Noted author Helen Hunt Jackson came from Colorado Springs to visit the Gunnison country in 1883, in another of her numerous forays into mining country. What impressed this reform-minded Victorian, on a warm summer day alongside O-Be-Joyful Creek, was not mining but nature’s bountiful beauty. To her, the creek and its purple asters were worth far more than the coal, gold, and silver that had brought men here: “The prospectors hammer The Silver Eighties: The Best of Times, the Worst of Times 117 ing away high up above the foaming, plashing, sparkling torrent . . . do not know where it is amber and where it is white, or care for it unless they need a drink.” She added that after mining was gone, “I shall still have my aster field.”
The vast majority of Coloradans did not yet share her viewpoint. Interestingly, though, some Easterners did, creating further tension between the two groups, which were further exacerbated by some outspoken supporters of the Utes’ right to their land against the wishes of Coloradans. San Juaners were certainly not worried about such matters; they were enjoying the best decade in their history. The heart of the region—the triangle with points at Telluride, Silverton, and Ouray—produced as never before from its abundant mineral resources. If anyone ever doubted the significance of the railroad, the silver and gold production of the three counties in the 1880s dramatically showed its impact.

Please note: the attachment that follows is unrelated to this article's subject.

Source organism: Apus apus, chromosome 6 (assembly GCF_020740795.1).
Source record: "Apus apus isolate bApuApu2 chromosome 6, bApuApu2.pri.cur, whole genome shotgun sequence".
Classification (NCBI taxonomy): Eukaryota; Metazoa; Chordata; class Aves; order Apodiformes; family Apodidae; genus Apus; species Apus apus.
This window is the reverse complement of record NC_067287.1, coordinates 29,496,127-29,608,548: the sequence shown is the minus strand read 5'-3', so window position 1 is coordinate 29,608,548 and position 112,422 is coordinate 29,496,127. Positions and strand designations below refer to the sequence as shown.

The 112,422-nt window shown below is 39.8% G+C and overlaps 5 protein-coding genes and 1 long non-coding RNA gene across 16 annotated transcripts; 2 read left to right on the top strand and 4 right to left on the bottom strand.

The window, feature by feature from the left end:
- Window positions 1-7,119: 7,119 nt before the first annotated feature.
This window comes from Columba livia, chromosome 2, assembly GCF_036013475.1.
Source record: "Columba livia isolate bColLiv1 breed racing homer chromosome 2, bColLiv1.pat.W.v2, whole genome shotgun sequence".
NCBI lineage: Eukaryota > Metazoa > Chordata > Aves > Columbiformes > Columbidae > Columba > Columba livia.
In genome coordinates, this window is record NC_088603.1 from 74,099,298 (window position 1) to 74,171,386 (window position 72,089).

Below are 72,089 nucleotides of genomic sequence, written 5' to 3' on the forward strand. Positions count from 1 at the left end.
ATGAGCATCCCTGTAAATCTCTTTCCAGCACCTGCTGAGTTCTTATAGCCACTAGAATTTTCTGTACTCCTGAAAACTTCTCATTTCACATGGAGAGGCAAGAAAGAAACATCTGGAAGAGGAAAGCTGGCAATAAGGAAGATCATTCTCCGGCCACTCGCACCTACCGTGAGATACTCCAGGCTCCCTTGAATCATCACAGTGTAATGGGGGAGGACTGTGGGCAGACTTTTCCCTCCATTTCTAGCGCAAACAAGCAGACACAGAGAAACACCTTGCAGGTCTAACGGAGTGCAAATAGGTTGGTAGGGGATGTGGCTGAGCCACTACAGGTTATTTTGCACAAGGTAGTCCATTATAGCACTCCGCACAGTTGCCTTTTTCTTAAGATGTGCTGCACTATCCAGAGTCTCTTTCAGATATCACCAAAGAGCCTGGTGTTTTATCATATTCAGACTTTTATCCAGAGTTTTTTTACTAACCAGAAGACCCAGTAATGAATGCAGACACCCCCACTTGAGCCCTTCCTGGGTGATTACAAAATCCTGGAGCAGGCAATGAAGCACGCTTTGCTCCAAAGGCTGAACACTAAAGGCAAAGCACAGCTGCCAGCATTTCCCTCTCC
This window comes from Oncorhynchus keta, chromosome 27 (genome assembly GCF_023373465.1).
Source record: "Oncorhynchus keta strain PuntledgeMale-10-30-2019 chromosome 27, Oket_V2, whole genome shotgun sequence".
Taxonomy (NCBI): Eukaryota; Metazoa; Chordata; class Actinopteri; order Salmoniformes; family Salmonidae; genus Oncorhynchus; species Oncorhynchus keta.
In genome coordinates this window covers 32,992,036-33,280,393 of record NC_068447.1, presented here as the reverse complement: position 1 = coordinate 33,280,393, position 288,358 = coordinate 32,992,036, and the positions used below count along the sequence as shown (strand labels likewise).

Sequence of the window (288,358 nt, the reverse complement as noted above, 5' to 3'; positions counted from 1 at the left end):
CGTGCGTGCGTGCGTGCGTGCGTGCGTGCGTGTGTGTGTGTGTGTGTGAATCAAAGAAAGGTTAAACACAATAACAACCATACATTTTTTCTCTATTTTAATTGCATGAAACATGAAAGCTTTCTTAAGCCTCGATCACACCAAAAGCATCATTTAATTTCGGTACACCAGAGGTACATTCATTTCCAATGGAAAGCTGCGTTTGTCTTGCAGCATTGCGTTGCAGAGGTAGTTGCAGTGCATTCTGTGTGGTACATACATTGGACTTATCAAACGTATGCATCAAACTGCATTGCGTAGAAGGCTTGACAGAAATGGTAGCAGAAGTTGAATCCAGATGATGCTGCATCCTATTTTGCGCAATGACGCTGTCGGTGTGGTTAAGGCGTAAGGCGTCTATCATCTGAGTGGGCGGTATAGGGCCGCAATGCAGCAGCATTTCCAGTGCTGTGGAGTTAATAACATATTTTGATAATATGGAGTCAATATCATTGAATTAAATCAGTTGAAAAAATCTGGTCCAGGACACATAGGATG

San Juan County’s production jumped from $19,000 to more than $800,000 annually, and Ouray’s increased from $88,000 to nearly $900,000. San Juan topped $1 million within a year and Ouray did so a couple of years later. Even isolated San Miguel, where the Rio Grande Southern did not arrive until 1890, managed to top $900,000 that year and $1 million the next thanks to the railroad.